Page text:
17 June 2024


International Cases

Mabaso vs. The State

South Africa

09.07.2021

Criminal

A confession by an accused shall not be admissible as evidence against his or her co-accused

The issue before the Supreme Court was whether the evidence of a single witness was reliable and acceptable considering that the witness was declared a hostile witness. The Appellant was convicted of murder and sentenced to life imprisonment on the basis of inconsistent statements, implicating the appellant, made by her co-accused.

The High Court accepted that, the State did not lead direct evidence implicating the Appellant in the killing of the deceased and that a previous inconsistent statement is only admissible to discredit the witness and not as the evidence of the facts stated therein. However, after evaluating the evidence, the high Court concluded that the previous inconsistent statement was interlinked with all the evidence which proved the guilt of the appellant.

The High Court clearly misdirected itself by failing to recognise that, the co-accused’s previous inconsistent statement, was only admissible to discredit him. It was not admissible as evidence against the Appellant. The fact that, the co-accused was a single witness against the Appellant, as well as an accomplice, the Supreme Court held further, was an insurmountable obstacle against the State. A previous inconsistent statement was only admissible to discredit the witness, but not as the evidence of the facts stated therein. In Makhubela vs. S the Constitutional Court confirmed that extra-curial confessions and admissions tendered by an accused are inadmissible against a co-accused and, therefore, cannot be used against a co-accused.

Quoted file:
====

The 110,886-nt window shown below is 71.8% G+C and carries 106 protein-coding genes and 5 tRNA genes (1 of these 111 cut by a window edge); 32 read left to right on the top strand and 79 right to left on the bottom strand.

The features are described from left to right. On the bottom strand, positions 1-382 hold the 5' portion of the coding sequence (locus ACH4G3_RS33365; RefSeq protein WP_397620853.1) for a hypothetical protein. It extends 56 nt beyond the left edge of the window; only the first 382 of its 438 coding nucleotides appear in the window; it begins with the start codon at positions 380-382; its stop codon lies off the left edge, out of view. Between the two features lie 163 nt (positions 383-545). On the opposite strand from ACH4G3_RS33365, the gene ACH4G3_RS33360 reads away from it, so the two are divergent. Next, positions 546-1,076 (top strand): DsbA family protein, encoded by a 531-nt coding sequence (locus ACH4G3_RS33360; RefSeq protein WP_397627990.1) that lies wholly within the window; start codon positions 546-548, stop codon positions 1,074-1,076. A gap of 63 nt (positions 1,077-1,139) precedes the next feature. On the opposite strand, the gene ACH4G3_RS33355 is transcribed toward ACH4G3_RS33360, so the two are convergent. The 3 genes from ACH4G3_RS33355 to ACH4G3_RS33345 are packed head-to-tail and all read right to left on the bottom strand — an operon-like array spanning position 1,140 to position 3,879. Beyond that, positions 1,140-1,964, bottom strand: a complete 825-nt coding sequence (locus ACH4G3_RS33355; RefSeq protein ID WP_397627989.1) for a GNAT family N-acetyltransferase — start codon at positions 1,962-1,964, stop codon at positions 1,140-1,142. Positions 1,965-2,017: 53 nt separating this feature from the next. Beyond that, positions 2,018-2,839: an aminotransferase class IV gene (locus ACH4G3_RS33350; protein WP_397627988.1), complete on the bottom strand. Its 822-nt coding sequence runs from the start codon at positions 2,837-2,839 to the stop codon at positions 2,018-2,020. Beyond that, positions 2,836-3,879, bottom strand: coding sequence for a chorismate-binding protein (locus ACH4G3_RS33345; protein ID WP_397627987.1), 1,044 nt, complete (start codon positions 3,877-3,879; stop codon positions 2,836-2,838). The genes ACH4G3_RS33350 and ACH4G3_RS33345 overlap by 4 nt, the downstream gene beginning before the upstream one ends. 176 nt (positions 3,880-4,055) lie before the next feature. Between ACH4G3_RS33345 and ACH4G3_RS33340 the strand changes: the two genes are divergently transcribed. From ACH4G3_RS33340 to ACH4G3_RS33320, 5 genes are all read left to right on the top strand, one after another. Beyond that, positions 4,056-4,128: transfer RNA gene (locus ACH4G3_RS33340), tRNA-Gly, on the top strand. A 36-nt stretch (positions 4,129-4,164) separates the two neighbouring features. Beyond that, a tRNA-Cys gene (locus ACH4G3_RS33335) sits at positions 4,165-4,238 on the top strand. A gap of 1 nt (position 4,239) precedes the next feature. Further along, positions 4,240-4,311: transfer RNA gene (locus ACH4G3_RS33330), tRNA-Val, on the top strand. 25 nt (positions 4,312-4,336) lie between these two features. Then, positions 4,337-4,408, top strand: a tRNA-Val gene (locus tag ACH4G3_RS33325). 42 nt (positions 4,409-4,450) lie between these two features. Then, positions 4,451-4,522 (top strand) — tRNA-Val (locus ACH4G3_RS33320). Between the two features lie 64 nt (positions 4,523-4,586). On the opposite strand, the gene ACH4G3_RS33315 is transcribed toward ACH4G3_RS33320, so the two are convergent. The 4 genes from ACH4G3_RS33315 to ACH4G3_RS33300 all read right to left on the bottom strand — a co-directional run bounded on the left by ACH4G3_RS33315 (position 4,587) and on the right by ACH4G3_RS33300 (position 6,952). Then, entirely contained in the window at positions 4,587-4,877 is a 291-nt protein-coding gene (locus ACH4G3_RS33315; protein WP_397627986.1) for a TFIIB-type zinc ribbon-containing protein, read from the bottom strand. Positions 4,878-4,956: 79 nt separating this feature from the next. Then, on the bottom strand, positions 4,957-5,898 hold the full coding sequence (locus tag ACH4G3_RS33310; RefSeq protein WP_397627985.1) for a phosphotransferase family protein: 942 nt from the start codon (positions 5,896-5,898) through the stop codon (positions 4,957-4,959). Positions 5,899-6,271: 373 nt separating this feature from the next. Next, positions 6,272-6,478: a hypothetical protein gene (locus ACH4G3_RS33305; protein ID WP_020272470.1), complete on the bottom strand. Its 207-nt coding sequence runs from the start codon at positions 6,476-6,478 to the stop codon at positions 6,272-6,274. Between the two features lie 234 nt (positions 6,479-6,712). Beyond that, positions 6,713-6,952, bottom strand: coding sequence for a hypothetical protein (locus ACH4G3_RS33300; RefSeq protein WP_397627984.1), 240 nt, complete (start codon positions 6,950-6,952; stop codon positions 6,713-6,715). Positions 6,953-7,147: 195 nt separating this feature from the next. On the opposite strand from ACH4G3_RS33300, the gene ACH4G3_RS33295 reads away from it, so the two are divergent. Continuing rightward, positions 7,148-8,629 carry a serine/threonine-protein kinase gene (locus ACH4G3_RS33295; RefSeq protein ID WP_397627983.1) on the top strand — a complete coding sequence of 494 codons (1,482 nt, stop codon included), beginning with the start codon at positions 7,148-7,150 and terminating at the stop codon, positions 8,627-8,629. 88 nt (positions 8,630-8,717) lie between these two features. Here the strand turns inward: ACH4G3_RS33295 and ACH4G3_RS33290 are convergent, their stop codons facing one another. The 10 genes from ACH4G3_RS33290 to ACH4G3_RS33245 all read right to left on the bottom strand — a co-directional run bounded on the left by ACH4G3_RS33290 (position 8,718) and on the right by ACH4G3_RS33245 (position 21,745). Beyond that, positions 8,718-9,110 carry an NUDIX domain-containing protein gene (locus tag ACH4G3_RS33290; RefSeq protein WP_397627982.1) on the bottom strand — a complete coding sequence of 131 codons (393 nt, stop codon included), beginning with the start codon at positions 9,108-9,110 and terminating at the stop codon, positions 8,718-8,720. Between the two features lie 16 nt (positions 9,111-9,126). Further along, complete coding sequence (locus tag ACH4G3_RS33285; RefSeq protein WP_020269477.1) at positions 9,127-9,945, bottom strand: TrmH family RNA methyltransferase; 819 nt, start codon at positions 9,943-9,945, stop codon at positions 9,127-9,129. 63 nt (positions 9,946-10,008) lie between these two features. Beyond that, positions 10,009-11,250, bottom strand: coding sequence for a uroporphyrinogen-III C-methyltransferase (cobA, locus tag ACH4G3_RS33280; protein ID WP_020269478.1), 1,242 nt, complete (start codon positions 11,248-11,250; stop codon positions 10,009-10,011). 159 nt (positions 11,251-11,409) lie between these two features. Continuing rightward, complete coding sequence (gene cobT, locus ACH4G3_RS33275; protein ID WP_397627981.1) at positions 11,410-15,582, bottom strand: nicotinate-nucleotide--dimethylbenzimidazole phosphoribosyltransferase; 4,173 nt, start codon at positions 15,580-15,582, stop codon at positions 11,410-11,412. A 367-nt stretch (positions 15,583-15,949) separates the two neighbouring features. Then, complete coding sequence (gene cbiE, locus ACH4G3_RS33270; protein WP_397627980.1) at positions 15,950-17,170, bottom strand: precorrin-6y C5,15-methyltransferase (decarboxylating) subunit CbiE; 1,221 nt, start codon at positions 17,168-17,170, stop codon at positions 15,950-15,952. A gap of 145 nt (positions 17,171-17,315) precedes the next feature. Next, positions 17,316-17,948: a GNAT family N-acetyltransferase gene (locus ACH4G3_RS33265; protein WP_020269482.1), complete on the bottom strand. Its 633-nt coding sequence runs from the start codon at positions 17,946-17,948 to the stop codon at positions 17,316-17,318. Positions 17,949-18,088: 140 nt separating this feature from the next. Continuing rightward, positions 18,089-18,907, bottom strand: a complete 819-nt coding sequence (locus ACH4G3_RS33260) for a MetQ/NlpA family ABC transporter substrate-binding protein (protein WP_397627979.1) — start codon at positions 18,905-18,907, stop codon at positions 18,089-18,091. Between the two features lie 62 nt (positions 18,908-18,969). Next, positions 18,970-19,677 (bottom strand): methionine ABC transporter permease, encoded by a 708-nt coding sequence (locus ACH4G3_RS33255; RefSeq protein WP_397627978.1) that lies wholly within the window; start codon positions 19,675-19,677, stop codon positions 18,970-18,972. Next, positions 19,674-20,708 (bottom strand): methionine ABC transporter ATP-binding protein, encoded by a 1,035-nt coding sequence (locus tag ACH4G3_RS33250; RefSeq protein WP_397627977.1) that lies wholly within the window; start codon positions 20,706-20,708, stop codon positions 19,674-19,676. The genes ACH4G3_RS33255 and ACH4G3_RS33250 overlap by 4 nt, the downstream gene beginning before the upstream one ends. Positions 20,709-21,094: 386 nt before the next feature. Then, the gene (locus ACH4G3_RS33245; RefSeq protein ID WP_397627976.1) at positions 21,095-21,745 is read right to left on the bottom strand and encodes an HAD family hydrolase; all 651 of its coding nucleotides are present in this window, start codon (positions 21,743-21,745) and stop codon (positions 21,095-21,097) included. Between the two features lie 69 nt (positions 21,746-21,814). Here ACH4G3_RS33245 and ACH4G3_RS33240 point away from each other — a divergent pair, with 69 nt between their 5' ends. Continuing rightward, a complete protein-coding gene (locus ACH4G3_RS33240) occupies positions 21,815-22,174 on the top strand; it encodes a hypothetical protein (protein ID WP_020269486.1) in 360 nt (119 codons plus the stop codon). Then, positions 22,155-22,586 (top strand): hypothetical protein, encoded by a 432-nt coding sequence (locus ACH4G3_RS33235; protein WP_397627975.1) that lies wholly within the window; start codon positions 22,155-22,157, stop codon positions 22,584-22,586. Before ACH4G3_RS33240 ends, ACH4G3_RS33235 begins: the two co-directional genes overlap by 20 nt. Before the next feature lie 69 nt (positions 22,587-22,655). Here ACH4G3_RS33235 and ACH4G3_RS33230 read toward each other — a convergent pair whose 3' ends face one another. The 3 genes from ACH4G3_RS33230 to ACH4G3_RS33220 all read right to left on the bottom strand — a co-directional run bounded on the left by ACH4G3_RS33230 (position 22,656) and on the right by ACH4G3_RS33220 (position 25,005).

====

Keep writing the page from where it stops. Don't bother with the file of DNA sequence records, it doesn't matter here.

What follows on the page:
A confession by an accused shall not be admissible as evidence against his or her co-accused. The contradictions in all three statements made by the co-accused and his testimony should have alerted the high Court to be on its guard and find the co-accused to be an untrustworthy witness and consequently find his evidence to be unsatisfactory. The Appellant’s conviction for murder is set aside.

Tags : Conviction Evidence Credibility

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